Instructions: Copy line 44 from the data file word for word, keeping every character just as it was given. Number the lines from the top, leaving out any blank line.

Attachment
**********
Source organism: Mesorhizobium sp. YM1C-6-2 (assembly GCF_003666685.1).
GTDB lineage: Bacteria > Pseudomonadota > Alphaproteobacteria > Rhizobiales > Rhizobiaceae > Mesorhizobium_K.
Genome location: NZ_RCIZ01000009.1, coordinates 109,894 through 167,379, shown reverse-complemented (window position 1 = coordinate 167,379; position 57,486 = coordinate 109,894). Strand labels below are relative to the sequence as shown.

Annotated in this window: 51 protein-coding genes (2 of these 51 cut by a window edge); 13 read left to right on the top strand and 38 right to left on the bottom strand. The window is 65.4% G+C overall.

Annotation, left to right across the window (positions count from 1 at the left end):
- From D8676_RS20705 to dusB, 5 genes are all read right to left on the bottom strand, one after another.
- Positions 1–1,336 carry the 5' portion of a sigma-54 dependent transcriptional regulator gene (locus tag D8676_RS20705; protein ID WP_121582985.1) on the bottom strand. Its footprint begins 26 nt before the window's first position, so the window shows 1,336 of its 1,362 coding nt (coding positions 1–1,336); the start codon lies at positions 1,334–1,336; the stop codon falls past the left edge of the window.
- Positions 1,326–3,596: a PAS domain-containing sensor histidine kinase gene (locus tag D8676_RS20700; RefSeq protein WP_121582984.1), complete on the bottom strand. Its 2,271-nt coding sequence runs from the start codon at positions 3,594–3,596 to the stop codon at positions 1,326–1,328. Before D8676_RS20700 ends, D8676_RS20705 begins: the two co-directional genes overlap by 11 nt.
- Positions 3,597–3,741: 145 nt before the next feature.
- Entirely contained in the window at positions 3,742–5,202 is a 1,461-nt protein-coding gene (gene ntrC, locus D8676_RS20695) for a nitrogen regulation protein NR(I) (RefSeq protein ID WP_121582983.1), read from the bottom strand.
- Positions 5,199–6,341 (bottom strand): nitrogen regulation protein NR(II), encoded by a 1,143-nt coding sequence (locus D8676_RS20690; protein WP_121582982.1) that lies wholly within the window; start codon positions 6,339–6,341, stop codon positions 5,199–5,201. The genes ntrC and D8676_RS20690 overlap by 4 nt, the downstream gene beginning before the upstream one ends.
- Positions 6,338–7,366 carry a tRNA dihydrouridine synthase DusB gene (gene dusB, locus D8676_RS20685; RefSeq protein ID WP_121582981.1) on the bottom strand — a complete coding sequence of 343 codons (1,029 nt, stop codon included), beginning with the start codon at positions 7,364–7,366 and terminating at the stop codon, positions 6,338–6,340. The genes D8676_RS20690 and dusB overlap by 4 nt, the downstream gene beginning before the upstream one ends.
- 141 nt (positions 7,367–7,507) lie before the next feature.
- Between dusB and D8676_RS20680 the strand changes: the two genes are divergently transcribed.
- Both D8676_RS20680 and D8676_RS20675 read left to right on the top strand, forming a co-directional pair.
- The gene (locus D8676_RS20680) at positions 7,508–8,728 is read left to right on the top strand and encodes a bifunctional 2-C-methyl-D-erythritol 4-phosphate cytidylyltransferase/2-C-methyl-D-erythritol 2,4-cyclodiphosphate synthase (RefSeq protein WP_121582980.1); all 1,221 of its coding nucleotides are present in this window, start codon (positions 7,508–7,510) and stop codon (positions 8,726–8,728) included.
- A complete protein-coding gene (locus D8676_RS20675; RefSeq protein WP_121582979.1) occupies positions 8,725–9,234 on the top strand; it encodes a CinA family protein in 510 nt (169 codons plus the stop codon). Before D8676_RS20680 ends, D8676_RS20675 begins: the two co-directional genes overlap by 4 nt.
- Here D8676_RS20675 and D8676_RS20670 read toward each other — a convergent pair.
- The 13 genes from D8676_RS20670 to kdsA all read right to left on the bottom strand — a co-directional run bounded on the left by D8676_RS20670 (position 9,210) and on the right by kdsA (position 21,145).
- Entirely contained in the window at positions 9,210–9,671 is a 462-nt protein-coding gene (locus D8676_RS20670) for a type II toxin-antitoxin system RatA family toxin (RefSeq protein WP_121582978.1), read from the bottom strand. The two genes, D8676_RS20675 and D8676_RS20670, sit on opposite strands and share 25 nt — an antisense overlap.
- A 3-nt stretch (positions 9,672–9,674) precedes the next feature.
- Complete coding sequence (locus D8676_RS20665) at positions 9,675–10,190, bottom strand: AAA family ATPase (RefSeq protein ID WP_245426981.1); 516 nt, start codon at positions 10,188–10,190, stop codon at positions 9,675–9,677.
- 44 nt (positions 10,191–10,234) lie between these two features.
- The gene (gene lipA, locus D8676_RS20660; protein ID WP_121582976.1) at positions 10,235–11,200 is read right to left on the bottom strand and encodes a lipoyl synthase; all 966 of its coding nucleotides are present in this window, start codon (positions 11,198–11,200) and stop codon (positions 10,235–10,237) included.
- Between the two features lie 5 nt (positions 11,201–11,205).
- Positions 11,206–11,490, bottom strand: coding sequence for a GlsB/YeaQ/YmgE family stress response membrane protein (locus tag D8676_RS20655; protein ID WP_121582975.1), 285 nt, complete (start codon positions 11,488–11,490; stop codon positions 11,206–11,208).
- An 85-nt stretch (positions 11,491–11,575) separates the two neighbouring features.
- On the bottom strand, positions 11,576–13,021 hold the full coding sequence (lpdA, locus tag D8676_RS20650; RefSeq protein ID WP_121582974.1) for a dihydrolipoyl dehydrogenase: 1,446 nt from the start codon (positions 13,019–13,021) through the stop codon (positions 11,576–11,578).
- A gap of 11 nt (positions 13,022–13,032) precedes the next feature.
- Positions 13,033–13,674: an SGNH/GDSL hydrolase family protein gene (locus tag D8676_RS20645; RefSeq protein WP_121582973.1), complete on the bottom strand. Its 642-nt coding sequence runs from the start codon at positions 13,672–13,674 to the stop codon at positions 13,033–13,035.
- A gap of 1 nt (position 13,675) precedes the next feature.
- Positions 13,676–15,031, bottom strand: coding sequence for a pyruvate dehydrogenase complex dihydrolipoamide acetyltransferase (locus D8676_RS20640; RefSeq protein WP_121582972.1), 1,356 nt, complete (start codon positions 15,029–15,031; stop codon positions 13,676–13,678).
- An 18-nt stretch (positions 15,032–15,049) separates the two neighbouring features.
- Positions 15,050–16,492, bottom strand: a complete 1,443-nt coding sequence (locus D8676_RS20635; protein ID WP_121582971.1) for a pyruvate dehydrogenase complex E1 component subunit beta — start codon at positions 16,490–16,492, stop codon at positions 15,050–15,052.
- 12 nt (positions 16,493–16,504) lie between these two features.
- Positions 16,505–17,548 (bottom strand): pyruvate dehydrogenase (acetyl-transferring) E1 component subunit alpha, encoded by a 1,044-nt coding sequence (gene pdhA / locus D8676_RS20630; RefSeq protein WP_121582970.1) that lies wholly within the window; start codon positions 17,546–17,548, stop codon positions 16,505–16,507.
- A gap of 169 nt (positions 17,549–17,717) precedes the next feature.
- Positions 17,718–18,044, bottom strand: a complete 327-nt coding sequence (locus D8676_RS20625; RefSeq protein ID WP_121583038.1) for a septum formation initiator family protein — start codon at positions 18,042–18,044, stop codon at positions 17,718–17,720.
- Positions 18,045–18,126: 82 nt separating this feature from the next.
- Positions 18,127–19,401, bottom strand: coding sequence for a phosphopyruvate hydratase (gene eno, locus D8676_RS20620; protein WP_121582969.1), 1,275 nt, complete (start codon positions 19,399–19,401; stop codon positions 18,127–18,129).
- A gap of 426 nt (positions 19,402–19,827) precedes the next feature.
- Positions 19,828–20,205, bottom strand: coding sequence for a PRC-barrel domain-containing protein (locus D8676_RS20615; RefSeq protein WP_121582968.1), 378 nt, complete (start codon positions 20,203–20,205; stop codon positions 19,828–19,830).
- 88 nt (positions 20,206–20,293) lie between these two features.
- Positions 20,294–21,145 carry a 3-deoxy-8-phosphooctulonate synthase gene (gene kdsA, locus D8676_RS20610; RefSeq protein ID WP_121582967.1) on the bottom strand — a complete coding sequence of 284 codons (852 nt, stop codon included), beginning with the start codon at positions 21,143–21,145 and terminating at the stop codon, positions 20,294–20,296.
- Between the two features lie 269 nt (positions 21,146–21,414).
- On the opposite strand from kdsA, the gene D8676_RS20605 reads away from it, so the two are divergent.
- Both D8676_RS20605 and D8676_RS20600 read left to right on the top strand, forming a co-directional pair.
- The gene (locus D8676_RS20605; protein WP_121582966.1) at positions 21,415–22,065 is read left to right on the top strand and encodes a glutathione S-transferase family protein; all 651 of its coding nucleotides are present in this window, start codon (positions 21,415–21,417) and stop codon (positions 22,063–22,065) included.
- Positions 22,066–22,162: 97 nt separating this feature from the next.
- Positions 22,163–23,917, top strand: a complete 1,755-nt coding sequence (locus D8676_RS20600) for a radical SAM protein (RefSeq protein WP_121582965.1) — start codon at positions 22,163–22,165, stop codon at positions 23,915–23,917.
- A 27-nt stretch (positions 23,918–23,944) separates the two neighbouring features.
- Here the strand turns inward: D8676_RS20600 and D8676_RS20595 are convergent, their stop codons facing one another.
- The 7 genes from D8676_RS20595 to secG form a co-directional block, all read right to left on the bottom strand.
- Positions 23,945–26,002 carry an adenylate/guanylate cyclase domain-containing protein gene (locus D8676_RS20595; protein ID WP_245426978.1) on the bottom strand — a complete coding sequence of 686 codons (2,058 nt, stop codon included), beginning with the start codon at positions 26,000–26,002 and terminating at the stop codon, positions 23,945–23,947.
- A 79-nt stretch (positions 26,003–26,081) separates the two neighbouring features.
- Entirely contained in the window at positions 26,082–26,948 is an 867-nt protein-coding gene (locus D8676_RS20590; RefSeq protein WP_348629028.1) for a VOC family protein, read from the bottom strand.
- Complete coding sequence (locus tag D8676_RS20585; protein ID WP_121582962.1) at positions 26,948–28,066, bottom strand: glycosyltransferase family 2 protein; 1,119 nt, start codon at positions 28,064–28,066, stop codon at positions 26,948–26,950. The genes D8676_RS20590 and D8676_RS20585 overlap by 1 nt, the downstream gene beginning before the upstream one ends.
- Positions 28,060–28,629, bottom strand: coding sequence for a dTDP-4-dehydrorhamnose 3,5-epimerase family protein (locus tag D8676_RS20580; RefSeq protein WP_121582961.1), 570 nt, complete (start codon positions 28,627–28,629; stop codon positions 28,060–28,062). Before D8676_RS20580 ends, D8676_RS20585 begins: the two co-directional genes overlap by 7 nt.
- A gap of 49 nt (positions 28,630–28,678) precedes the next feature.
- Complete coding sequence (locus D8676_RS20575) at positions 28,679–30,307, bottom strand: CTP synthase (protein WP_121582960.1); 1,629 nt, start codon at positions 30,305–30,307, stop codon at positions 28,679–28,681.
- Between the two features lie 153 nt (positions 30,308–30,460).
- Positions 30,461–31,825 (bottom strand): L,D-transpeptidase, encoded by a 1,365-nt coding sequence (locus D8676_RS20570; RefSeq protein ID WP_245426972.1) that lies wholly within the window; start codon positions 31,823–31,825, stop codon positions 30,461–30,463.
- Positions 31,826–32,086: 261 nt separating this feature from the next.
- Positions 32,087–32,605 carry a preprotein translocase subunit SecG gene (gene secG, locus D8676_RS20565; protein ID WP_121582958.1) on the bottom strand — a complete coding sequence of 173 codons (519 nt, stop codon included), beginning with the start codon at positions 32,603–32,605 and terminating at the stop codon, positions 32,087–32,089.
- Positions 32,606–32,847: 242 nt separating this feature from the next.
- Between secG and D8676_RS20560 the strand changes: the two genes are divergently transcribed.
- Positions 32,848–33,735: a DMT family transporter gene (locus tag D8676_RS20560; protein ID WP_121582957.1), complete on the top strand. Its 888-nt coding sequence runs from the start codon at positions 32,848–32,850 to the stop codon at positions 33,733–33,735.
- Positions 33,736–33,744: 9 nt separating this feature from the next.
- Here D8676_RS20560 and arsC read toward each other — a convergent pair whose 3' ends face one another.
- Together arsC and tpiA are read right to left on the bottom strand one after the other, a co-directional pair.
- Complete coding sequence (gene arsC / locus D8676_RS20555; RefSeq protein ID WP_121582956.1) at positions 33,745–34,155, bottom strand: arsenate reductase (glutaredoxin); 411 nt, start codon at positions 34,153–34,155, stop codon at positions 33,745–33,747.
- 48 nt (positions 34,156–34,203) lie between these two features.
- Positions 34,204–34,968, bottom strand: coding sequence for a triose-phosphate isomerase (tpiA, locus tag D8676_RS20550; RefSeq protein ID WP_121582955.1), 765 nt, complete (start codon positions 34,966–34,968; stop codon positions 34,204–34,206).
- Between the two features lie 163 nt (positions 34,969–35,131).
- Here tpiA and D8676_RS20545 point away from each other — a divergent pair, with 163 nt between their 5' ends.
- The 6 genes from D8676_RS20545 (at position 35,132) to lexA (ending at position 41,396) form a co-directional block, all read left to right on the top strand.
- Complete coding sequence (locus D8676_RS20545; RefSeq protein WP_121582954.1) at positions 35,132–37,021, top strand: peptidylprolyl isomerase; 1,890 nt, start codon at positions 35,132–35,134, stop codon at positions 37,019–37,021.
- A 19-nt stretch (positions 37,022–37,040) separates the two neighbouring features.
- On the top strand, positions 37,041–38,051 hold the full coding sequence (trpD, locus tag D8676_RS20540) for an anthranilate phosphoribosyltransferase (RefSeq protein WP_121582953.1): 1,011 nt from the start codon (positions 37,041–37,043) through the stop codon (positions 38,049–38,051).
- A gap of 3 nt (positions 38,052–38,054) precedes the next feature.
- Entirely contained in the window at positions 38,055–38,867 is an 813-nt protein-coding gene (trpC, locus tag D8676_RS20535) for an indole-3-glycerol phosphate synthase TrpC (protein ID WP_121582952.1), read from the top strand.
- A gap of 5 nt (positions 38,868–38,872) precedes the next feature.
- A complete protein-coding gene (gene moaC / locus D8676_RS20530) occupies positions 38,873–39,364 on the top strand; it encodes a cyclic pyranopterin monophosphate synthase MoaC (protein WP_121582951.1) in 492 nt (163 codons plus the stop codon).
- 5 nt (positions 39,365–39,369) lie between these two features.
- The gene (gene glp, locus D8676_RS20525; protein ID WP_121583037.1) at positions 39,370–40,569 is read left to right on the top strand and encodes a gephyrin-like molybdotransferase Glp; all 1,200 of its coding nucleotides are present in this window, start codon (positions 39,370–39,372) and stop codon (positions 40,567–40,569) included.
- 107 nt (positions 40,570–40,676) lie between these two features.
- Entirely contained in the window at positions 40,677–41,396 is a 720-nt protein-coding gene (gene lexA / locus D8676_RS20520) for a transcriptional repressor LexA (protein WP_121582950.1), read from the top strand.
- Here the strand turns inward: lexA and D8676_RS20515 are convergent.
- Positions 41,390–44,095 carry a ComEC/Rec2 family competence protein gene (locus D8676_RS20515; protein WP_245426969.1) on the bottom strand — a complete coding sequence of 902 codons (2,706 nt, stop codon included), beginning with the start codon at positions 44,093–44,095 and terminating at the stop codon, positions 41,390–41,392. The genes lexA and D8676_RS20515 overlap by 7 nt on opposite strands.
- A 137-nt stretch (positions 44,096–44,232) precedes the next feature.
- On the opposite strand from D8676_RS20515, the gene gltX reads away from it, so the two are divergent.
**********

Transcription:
- Positions 20,294–21,145 carry a 3-deoxy-8-phosphooctulonate synthase gene (gene kdsA, locus D8676_RS20610; RefSeq protein ID WP_121582967.1) on the bottom strand — a complete coding sequence of 284 codons (852 nt, stop codon included), beginning with the start codon at positions 21,143–21,145 and terminating at the stop codon, positions 20,294–20,296.